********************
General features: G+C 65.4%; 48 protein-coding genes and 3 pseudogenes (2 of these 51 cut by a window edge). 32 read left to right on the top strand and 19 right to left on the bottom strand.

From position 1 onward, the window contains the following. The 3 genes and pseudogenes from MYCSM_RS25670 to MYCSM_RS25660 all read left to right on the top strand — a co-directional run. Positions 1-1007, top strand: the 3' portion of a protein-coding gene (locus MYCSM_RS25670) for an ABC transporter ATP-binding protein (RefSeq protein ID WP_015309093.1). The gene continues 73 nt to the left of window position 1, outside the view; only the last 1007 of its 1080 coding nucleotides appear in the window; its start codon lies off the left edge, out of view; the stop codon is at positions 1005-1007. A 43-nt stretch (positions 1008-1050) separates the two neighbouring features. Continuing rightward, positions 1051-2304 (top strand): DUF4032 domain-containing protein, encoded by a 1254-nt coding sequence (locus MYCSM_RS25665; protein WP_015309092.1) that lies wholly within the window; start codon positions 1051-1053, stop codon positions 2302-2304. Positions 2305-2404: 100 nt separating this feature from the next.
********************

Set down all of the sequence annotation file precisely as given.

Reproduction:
General features: G+C 65.4%; 48 protein-coding genes and 3 pseudogenes (2 of these 51 cut by a window edge). 32 read left to right on the top strand and 19 right to left on the bottom strand.

From position 1 onward, the window contains the following. The 3 genes and pseudogenes from MYCSM_RS25670 to MYCSM_RS25660 all read left to right on the top strand — a co-directional run. Positions 1-1007, top strand: the 3' portion of a protein-coding gene (locus MYCSM_RS25670) for an ABC transporter ATP-binding protein (RefSeq protein ID WP_015309093.1). The gene continues 73 nt to the left of window position 1, outside the view; only the last 1007 of its 1080 coding nucleotides appear in the window; its start codon lies off the left edge, out of view; the stop codon is at positions 1005-1007. A 43-nt stretch (positions 1008-1050) separates the two neighbouring features. Continuing rightward, positions 1051-2304 (top strand): DUF4032 domain-containing protein, encoded by a 1254-nt coding sequence (locus MYCSM_RS25665; protein WP_015309092.1) that lies wholly within the window; start codon positions 1051-1053, stop codon positions 2302-2304. Positions 2305-2404: 100 nt separating this feature from the next.